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After swatting up on connecting QlikView to a MySQL database, I used the knowledge gained to create a similar set-up, this time with Microsoft Excel. This is how to dynamically connect to and query a MySQL database table directly from MS Excel on a local development machine. I did this using Microsoft Office Professional 2013.

  1. Download and install the MySQL ODBC (mysql-connector-odbc-5.3.4-winx64.msi), and create a DSN. I used this excellent tutorial to create a DSN called dsnlocalhost
  2. Open Excel, open and save a new workbook or open an existing workbook
  3. Click on the Data tab
  4. Data Connection Wizard option
  5. Select the From Data Connection Wizard option
  6. Select the ODBC DSN option
  7. Select dsnlocalhost from the ODBC data sources list
  8. Click Next
  9. Select the database from the dropdown list
  10. Select the Connect to a specific table checkbox and select the table – you can also connect to a view
  11. Click Next
  12. Provide a user-friendly name (and other details) for the connection file
  13. Click Finish
  14. Your connection file will be saved – the default location is: C:\Users\<user>\Documents\My Data Sources
  15. You will now be prompted to Import Data, click OK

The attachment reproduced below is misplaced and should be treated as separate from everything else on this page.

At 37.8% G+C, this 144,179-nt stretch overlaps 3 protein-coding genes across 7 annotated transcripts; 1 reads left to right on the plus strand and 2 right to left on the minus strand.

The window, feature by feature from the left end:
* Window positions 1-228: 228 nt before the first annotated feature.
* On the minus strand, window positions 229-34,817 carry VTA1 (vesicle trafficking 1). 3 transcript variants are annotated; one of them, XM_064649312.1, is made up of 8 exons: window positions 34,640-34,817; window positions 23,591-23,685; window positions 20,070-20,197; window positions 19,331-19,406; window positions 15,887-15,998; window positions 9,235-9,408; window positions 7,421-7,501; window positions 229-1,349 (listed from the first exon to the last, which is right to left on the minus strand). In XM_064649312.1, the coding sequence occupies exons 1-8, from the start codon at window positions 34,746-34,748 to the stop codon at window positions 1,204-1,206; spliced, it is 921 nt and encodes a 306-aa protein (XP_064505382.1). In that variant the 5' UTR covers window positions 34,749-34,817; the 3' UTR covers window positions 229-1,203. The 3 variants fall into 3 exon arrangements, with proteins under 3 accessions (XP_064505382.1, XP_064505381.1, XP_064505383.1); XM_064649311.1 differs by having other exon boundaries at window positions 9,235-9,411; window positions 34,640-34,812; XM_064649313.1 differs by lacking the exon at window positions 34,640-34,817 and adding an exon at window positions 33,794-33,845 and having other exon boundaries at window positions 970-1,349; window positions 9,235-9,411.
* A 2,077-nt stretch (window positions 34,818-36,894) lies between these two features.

16. Your spreadsheet will be populated with data
  17. Microsoft Query option
  18. Select the From Other Sources >> From Microsoft Query option
  19. Your DSN will appear in the Choose Data Source pop-up; select the DSN you created above
  20. Ensure the Use the Query Wizard to create/edit queries checkbox is selected
  21. Follow the steps in the Query Wizard, optional steps are to add filters on rows
  22. Ultimately this creates a Query – you will be prompted to save the query – you can view at this stage
  23. Default location of connection: C:\Users\<user>\Documents\My Data Sources
  24. To view the Query, and potentially change it,
    1. On the Data tab, select Connections
    2. Click the Properties button
    3. Select the Definition tab
    4. The query appears in the Command text window at the bottom
    5. Edit the Query manually
    6. Or edit the query using the Edit Query button which launches the MS Query Wizard which is a user-friendly interface that looks like MS Access.

Once you have created the connection, it can be re-used in other workbooks – select Existing Connections from the Data Tab and your connection will be listed

If you used Option A, you can still use the MS Query Wizard to make modifications:

  1. Data tab Connections
  2. Select your connection file
  3. Click Properties
  4. Click definition
  5. At the bottom of the window, you will see your SELECT query; you can manually edit it, or you can click Edit Query and use the Query Wizard

By foxbeefly

PHP / MySQL Developer. HTML, CSS and some JavaScript.

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